One of the mysteries of the English language finally explained.
1A name that is in general use although not part of systematic nomenclature.‘its common trivial name is citric acid’
- ‘IUPAC maintains a number of historical names called trivial names that identify well-known elements and compounds.’
- ‘We listed a trivial name only in cases, such as ‘methyl orange’, where all that was needed was to identify ‘the substance in the bottle’.’
- ‘The Levinson system of nomenclature was proposed originally for rare-earth minerals in order to avoid a proliferation of trivial names.’
- 1.1Zoology another term for specific epithet
- ‘The trivial name alludes to the row of metal spines on the third pereiopod which distinguishes this species from other members of the genus.’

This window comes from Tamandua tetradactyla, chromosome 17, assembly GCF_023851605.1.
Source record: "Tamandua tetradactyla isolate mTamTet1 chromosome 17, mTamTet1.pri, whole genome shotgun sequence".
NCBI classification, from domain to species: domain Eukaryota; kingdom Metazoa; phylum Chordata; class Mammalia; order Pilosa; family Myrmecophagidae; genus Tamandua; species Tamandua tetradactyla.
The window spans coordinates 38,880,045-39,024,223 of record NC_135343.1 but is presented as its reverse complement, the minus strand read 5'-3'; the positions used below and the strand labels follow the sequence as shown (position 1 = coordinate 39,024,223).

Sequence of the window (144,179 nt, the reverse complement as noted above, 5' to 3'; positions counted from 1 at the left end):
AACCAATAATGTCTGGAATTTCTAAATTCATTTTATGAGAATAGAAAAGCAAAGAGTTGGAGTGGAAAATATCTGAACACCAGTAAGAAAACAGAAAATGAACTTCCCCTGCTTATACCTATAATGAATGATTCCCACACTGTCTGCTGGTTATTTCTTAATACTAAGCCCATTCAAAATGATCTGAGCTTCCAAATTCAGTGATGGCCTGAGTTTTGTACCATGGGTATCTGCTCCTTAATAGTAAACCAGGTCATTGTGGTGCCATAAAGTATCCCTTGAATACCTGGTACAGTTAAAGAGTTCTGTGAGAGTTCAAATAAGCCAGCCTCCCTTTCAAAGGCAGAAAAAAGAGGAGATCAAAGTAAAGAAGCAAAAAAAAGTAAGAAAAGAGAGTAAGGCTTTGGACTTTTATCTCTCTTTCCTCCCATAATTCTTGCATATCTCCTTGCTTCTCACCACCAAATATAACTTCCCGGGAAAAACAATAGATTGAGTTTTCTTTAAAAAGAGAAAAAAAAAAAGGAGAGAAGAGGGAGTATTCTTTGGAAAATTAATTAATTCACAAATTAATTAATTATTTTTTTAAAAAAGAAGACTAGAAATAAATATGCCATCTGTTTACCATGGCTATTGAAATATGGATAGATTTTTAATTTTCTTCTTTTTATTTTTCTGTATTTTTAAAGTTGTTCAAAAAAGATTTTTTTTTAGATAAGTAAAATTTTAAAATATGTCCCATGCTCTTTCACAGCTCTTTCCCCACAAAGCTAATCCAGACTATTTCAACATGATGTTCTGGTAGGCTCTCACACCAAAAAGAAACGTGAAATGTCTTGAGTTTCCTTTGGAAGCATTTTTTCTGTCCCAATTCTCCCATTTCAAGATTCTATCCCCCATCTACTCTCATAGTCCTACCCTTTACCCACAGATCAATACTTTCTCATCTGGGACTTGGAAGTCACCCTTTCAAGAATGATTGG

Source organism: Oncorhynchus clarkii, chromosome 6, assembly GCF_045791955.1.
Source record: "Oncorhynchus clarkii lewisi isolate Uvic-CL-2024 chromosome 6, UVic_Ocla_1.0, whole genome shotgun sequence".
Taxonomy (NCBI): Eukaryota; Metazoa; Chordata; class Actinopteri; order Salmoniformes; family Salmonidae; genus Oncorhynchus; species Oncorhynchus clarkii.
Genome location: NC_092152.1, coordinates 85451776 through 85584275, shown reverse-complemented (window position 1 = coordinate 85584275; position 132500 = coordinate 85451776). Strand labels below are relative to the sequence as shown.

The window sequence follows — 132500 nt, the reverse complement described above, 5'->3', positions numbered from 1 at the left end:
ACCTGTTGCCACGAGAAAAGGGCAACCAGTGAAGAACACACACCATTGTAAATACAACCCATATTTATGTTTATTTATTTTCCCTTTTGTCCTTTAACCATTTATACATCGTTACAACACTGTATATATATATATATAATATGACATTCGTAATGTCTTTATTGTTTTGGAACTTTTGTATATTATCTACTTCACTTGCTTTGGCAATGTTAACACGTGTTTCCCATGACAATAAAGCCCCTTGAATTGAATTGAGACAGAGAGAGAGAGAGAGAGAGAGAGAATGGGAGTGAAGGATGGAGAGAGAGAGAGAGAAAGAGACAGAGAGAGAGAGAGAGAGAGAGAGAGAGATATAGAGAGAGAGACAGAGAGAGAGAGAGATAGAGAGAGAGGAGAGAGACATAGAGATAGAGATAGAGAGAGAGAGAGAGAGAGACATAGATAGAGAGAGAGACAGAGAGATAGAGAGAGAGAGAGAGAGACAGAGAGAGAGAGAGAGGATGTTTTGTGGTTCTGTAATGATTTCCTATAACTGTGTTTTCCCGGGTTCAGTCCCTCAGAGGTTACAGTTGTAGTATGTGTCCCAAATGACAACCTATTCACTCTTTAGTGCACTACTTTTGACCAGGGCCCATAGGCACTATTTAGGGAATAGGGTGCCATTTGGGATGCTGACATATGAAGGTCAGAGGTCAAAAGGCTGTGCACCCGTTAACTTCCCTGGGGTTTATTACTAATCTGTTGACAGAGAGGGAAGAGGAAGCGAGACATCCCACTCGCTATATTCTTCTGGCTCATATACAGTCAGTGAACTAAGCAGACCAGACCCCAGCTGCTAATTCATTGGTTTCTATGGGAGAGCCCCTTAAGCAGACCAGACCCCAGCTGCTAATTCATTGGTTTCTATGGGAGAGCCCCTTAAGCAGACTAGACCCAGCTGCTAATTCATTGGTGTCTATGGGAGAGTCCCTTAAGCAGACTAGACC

- ‘The trivial name enormis must be a joke as the holotype is only 23 mm in length!’
- ‘The trivial name is derived form the Latin ‘crista,’ meaning ridge, and ‘spina,’ meaning spine, describing the spined transverse ridges on the carapace.’
- ‘The generic name is taken from the trivial name of Xanthilites verrucoides in reference to the wart-like appearance of the ornamentation of the two species in this genus.’
- ‘The trivial name nudus (L.) refers to the lack of cirri on the column of this new species of Camptocrinus.’
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